Just months away from attaining her doctorate, Stephanie Kunkel (M.S. BIOL ’11, Ph.D. ’14) fills test tubes at her workbench in the Life Sciences Building, her long brown hair under a navy Arizona ball cap she wears in support of the Wildcats basketball team. While Kunkel was introduced to the laboratory as a University of Arizona undergraduate, IIT is where she established herself as a researcher. Her academic path has led to increasingly satisfying research challenges, prominent awards, and the realization that her calling lies in teaching.
“It seems that my plan was always to teach,” says Kunkel, thinking back on her five years at the university. “I’ve been a teaching assistant at IIT each semester that I’ve been here. I enjoy instilling the love of doing research into the students and seeing the looks on their faces when they get what I’m teaching.”
Raised in an environmentally conscious family, Kunkel began her laboratory experience investigating annual plants of the Southwestern desert region where she lived. She also interned for the Muscular Dystrophy Association; this led to her acquaintance with IIT Associate Professor Nick Menhart and his Duchenne muscular dystrophy research. Kunkel decided to pursue her graduate education at IIT and continued her environmental studies under the mentorship of Ben Stark, professor of biology, and Krishna Pagilla, professor of environmental engineering.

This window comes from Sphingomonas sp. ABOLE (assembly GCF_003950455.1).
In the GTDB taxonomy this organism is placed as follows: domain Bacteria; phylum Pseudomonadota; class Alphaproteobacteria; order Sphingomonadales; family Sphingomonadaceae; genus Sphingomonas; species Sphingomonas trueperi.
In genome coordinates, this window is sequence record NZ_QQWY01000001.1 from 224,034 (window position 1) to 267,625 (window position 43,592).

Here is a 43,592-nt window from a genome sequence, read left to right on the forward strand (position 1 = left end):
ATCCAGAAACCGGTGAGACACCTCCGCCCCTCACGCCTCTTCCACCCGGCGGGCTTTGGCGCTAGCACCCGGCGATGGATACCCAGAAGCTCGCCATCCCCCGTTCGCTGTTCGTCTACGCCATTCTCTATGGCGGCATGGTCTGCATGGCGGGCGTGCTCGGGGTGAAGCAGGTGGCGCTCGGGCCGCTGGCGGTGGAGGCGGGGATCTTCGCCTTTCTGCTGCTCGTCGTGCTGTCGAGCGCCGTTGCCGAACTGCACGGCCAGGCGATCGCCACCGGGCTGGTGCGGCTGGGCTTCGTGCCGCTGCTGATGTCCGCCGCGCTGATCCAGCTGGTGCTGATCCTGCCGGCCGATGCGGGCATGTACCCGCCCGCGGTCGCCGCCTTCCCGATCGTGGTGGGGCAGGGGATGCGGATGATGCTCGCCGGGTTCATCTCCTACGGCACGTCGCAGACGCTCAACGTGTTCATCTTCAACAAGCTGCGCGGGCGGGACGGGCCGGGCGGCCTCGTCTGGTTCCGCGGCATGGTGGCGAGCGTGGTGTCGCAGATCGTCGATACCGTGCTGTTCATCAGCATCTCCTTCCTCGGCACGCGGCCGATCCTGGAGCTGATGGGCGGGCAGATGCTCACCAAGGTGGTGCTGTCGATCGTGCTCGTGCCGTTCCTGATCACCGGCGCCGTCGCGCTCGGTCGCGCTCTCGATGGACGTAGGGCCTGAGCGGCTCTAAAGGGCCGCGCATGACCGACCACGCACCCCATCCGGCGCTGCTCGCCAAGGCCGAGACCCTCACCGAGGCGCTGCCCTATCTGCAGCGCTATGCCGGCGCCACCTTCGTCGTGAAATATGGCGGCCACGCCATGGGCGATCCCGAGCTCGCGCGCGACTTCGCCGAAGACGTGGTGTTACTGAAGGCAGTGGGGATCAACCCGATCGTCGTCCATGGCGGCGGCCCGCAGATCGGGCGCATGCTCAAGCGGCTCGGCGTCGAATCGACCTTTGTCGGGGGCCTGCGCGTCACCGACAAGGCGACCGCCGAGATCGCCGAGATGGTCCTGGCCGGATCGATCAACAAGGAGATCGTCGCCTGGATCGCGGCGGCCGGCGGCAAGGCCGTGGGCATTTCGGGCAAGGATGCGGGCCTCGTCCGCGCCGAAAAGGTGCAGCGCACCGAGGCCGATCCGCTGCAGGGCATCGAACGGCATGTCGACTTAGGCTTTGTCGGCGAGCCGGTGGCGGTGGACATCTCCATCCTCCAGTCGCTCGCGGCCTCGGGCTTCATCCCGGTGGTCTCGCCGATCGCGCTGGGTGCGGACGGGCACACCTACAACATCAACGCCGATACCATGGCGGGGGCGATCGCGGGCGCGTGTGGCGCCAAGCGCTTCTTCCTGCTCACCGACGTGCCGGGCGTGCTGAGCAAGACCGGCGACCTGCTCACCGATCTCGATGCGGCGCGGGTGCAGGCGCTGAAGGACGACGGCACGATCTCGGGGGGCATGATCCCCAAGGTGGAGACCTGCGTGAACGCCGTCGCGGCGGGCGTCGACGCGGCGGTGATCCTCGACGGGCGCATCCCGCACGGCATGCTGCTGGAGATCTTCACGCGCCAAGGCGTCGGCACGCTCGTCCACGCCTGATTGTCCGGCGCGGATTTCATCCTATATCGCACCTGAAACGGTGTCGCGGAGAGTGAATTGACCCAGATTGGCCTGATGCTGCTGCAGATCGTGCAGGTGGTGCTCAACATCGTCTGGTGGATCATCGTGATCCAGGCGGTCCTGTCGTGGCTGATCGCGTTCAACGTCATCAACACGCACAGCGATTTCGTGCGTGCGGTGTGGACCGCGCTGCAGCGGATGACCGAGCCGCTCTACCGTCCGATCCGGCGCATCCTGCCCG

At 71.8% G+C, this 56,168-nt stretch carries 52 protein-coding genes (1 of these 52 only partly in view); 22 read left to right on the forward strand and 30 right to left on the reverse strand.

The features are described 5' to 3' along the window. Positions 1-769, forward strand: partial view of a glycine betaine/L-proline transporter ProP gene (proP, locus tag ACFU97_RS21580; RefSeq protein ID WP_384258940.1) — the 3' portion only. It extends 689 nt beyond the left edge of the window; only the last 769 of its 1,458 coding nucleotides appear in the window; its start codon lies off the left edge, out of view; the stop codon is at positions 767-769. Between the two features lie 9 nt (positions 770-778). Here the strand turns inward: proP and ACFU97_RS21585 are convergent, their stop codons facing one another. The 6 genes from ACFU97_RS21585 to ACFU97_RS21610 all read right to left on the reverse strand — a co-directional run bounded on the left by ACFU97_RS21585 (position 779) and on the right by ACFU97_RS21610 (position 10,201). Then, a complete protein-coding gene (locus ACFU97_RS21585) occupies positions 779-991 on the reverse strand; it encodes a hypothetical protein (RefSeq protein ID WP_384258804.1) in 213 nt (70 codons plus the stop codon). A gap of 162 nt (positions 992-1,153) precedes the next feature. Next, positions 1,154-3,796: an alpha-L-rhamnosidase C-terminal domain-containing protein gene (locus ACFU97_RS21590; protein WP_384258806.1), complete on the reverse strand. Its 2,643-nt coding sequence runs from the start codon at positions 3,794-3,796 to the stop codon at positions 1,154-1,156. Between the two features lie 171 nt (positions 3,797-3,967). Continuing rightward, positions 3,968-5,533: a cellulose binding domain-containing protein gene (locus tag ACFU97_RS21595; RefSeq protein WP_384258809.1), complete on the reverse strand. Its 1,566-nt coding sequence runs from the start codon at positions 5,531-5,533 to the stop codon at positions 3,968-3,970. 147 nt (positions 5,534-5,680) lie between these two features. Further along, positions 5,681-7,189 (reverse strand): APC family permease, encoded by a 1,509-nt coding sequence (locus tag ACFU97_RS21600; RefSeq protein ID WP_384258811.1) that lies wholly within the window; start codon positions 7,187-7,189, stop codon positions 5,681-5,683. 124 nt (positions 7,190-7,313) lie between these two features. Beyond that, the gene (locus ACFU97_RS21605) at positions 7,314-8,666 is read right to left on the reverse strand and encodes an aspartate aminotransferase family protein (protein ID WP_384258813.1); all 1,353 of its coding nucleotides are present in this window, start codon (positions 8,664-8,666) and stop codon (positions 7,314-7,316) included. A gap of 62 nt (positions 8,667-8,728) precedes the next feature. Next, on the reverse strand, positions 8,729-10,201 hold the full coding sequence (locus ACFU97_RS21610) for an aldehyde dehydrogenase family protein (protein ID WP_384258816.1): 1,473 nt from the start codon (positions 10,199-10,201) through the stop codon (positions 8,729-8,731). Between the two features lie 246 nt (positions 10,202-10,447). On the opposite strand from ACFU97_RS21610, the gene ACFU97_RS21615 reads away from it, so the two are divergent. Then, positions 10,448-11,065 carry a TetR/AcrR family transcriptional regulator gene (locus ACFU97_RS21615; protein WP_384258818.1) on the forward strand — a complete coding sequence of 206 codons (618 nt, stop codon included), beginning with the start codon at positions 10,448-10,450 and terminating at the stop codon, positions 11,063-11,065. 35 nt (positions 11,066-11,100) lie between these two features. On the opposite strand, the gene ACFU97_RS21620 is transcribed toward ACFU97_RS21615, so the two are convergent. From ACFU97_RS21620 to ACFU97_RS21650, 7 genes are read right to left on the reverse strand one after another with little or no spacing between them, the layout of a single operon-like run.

The focus of Kunkel’s graduate research was on bacterial hemoglobin and its potential in biofuel production and wastewater treatment. In her master’s program she explored how the Vitreoscilla hemoglobin protein (VHb)—discovered by Dale A. Webster, IIT Distinguished Professor of Biology—can enhance ethanol production and then applied that knowledge to wastewater for her doctoral program. Certain bacteria can make hemoglobin under conditions of low oxygen or stress and like the oxygen-transporting hemoglobin of red blood cells can carry dissolved gases.
“Up to 70 percent of the energy needed to run a wastewater treatment plant goes into aerating the water. I wondered how we could make the process greener and reduce the energy cost,” says Kunkel.
Over a 14-month period, she conducted two experiments. In one, she ran wastewater samples at both high-oxygen and low-oxygen levels to observe if hemoglobin production could be directed as the bacteria adapted to lower rates of aeration. In the other, she inserted VHb into the bacterium Nitrosomonas europaea, which is commonly found in wastewater sludge, in the hope that it would take up more oxygen than the naturally occurring bacterium without the special hemoglobin.
“If we could express or enhance the level of hemoglobin in the bacteria, they’ll be able to grab the oxygen more efficiently, which means that the treatment plant could be operated at a lower oxygen level. Lower oxygen levels mean less aeration of the plant, which in turn leads to potentially significant energy savings,” explains Kunkel, who earned a 2013 GEN 10 Award from Genetic Engineering & Biotechnology News for excellence in scientific research and a 2013 University Research Honor Award from the American Academy of Environmental Engineers and Scientists.
At the end of her 14-month test period, Kunkel observed that the bacteria became more oxygen-efficient in their adaptation to the low-oxygen environment and that the VHb-enhanced sludge bacteria did have a slightly higher oxygen uptake rate than did those without it.
This month, Kunkel is taking her environmental interests in still another direction as the recipient of a two-year $120,000 postdoctoral fellowship from the Alfred P. Sloan Foundation. She and Assistant Professor Brent Stephens, director of the IIT Built Environment Research Group, will investigate the mechanisms by which aerosolized bacteria and viruses are spread among humans in the indoor environment.
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